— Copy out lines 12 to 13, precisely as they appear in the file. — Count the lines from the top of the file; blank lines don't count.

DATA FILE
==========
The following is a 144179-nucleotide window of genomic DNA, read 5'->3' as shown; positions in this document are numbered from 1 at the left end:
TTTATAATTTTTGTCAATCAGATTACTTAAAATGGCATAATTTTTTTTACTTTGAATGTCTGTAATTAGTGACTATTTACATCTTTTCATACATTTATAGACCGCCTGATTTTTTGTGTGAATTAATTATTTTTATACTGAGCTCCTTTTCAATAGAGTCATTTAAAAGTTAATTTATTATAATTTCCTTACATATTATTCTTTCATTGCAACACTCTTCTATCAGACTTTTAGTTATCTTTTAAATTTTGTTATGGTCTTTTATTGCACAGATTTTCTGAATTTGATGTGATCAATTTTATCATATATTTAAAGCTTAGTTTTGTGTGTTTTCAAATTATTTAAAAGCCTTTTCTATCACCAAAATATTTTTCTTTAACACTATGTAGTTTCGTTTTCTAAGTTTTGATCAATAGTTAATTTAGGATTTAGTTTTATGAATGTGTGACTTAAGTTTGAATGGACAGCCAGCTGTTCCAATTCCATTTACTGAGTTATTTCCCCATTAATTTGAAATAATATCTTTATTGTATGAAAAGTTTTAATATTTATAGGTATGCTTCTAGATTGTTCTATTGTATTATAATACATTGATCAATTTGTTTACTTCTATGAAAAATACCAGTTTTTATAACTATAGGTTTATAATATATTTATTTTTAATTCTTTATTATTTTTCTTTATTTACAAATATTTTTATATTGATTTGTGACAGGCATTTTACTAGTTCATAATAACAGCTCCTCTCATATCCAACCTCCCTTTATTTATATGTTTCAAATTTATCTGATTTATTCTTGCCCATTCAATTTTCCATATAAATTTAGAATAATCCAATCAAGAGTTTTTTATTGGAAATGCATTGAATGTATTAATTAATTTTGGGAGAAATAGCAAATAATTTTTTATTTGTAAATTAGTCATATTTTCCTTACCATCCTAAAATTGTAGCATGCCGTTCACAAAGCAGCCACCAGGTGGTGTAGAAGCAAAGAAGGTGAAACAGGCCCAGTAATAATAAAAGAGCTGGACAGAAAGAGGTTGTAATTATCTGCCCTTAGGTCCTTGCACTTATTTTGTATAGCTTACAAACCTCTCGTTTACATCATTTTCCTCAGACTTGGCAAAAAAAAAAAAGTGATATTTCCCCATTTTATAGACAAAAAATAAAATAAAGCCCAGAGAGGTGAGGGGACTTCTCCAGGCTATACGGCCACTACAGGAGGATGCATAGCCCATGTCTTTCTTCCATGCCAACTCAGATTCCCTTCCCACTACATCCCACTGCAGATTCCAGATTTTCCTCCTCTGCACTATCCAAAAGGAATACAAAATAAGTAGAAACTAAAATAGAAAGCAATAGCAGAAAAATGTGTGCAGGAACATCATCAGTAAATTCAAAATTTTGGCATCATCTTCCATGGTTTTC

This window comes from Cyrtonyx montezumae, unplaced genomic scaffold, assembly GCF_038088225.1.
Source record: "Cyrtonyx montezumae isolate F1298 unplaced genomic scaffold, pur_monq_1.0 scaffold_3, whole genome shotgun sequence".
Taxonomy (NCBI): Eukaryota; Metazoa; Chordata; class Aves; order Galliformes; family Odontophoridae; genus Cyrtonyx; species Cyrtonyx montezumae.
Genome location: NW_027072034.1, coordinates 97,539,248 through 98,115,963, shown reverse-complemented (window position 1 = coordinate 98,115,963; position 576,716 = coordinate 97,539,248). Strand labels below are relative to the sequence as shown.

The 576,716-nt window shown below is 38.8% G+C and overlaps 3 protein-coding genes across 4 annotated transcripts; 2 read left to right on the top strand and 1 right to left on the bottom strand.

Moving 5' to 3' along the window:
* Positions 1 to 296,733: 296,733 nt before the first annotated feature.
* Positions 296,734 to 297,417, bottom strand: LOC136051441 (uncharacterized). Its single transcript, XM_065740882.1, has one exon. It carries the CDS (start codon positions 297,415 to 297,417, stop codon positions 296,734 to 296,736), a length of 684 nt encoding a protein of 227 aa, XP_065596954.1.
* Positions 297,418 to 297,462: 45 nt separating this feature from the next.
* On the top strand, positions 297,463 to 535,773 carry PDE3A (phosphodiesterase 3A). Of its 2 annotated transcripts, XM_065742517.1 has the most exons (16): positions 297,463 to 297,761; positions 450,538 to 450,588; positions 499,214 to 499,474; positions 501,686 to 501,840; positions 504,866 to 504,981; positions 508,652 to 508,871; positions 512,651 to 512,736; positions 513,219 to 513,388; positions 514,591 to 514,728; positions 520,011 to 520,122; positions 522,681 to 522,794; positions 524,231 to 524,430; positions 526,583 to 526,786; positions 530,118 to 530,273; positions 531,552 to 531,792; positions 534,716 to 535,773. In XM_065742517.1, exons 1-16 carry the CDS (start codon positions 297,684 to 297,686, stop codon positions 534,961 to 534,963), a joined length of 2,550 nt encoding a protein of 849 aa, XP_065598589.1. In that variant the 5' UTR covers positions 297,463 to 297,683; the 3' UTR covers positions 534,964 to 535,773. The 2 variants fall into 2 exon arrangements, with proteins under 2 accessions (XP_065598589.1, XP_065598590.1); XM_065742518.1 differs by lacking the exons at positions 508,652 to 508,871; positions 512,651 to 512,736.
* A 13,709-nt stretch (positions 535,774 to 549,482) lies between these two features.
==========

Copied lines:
* On the top strand, positions 297,463 to 535,773 carry PDE3A (phosphodiesterase 3A). Of its 2 annotated transcripts, XM_065742517.1 has the most exons (16): positions 297,463 to 297,761; positions 450,538 to 450,588; positions 499,214 to 499,474; positions 501,686 to 501,840; positions 504,866 to 504,981; positions 508,652 to 508,871; positions 512,651 to 512,736; positions 513,219 to 513,388; positions 514,591 to 514,728; positions 520,011 to 520,122; positions 522,681 to 522,794; positions 524,231 to 524,430; positions 526,583 to 526,786; positions 530,118 to 530,273; positions 531,552 to 531,792; positions 534,716 to 535,773. In XM_065742517.1, exons 1-16 carry the CDS (start codon positions 297,684 to 297,686, stop codon positions 534,961 to 534,963), a joined length of 2,550 nt encoding a protein of 849 aa, XP_065598589.1. In that variant the 5' UTR covers positions 297,463 to 297,683; the 3' UTR covers positions 534,964 to 535,773. The 2 variants fall into 2 exon arrangements, with proteins under 2 accessions (XP_065598589.1, XP_065598590.1); XM_065742518.1 differs by lacking the exons at positions 508,652 to 508,871; positions 512,651 to 512,736.
* A 13,709-nt stretch (positions 535,774 to 549,482) lies between these two features.